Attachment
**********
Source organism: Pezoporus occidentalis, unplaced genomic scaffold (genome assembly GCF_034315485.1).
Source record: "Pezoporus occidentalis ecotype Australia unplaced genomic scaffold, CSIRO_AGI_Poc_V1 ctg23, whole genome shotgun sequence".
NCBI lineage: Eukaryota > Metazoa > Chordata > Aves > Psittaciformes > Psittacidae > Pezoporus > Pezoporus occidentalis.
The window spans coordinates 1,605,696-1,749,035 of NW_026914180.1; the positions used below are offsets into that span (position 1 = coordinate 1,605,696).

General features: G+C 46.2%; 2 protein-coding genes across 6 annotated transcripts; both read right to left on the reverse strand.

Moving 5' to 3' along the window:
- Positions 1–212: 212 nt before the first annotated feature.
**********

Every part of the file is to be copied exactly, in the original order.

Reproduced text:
Source organism: Pezoporus occidentalis, unplaced genomic scaffold (genome assembly GCF_034315485.1).
Source record: "Pezoporus occidentalis ecotype Australia unplaced genomic scaffold, CSIRO_AGI_Poc_V1 ctg23, whole genome shotgun sequence".
NCBI lineage: Eukaryota > Metazoa > Chordata > Aves > Psittaciformes > Psittacidae > Pezoporus > Pezoporus occidentalis.
The window spans coordinates 1,605,696-1,749,035 of NW_026914180.1; the positions used below are offsets into that span (position 1 = coordinate 1,605,696).

General features: G+C 46.2%; 2 protein-coding genes across 6 annotated transcripts; both read right to left on the reverse strand.

Moving 5' to 3' along the window:
- Positions 1–212: 212 nt before the first annotated feature.